Charles Heathcote

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Charles Heathcote
Lloyds Bank Manchester.jpg
Born 1850
Died 1938
Nationality English
Buildings 107 Piccadilly (1899) Piccadilly
Parrs Bank (1902) York Street
Eagle Star Building (1911), Cross Street
Lloyds Bank (1915), King Street
Projects Trafford Park, Manchester

Charles Heathcote (1850 – 1938)[1] was a British architect who practised in Manchester. He was articled to the church architects Charles Hansom, of Clifton, Bristol. He was awarded the RI Medal of Merit in 1868, and started his own practice in 1872.

Heathcote built city centre buildings such as Parrs Bank (1902) York Street, the Eagle Star Building (1911), Cross Street, Lloyds Bank (1915), King Street and the earlier 107 Piccadilly textile warehouse (1899).[2] He helped plan the Trafford Park industrial estate, working for British Westinghouse and the Ford Motor Company. He designed 15 warehouses for the Manchester Ship Canal Company. He also worked on the buildings for Richard Lane (architect)'s Cheadle Royal Lunatic Asylum[1]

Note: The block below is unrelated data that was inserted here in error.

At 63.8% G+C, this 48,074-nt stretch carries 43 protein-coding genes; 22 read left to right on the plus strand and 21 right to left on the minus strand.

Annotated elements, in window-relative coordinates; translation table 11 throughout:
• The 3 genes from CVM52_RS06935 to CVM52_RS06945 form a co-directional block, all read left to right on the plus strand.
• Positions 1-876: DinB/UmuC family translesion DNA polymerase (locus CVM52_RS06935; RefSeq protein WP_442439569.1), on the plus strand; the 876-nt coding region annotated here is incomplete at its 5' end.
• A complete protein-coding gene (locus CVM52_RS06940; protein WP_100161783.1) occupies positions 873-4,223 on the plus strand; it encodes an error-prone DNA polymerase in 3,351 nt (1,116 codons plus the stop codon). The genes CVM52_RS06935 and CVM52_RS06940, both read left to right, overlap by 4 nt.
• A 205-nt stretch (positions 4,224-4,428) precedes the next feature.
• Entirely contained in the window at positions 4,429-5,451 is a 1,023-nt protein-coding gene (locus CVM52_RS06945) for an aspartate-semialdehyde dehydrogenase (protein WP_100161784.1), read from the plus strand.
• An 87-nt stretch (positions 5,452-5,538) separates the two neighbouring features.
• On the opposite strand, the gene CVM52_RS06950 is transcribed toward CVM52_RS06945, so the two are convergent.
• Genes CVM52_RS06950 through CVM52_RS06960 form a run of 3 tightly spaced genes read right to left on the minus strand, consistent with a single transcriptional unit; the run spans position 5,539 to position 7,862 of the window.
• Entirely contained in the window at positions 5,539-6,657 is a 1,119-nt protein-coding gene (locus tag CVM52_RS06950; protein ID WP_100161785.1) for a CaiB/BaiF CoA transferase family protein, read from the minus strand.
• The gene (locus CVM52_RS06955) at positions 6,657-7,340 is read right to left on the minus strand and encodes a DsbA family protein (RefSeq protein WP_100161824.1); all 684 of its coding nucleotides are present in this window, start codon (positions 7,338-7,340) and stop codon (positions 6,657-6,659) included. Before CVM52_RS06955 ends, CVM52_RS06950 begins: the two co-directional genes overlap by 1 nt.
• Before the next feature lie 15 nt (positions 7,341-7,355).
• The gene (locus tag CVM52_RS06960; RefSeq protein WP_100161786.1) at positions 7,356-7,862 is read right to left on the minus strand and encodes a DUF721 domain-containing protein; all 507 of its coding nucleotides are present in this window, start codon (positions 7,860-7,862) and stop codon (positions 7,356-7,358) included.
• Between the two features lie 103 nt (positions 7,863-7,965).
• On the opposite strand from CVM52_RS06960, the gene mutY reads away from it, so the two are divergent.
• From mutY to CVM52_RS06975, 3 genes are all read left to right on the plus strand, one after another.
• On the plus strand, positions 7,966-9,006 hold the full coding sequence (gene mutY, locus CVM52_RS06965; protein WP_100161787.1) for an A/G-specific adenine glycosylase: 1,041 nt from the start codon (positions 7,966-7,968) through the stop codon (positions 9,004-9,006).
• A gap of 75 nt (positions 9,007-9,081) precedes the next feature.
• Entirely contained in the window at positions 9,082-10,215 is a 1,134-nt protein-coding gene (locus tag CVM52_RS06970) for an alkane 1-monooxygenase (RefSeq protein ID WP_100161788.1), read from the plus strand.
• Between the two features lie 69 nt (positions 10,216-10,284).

Eagle Insurance Building, Manchester

Buildings[edit]

Grade 2 listed
  • 53 King Street, Lloyds Bank, 1915. (now Lloyds TSB).
  • Northern Rock Insurance, corner Cross Street & King Street, 1895.
  • Eagle Insurance, 68 Cross Street, 1911.
  • Anglia House, 86 Cross Street, 1904.
  • Royal London House, 202 Deansgate, 1904.
  • Onward Buildings,[3] 205-209 Deansgate, 1903–05.
  • 107 Piccadilly for Sparrow Hardwick & Company, 1898 (now an Abode Hotel).
  • Commercial Union Buildings, 47 Spring Gardens, 1881–82.
  • 1-3 York Street, corner of Spring Gardens, 1902 (formerly Parrs Bank,[4]).
  • Joshua Hoyle Building,[5] 50 Piccadilly, 1904.
Other
Heathcote & Rawle Grade 2 listed
  • Alliance House, 28-34 Cross Street, 1901.
  • Lancashire & Yorkshire Bank, 43–45 Spring Gardens, 1890.[6]

See also[edit]

References[edit]

  1. ^ a b Cocks, Harry; Wyke, Terry (2004), Public sculpture of Greater Manchester, Liverpool: Liverpool University Press, p. 448, ISBN 0-85323-567-8 
  2. ^ [1][dead link]
  3. ^ "The Onward Building". Manchesterhistory.net. Retrieved 2013-10-14. 
  4. ^ Later National Westminster Bank and now converted to other uses
  5. ^ "Joshua Hoyle Building, Including Roby House - Manchester - Manchester - England". British Listed Buildings. Retrieved 2013-10-14. 
  6. ^ "Manchester Buildings and the Architects who built Manchester?". Manchester2002-uk.com. Retrieved 2013-10-14. 

Bibliography[edit]

Hartwell, Clare (2001), Manchester, Pevsner Architectural Guides, New Haven, Conn: Yale University Press, ISBN 0-300-09666-6 

External links[edit]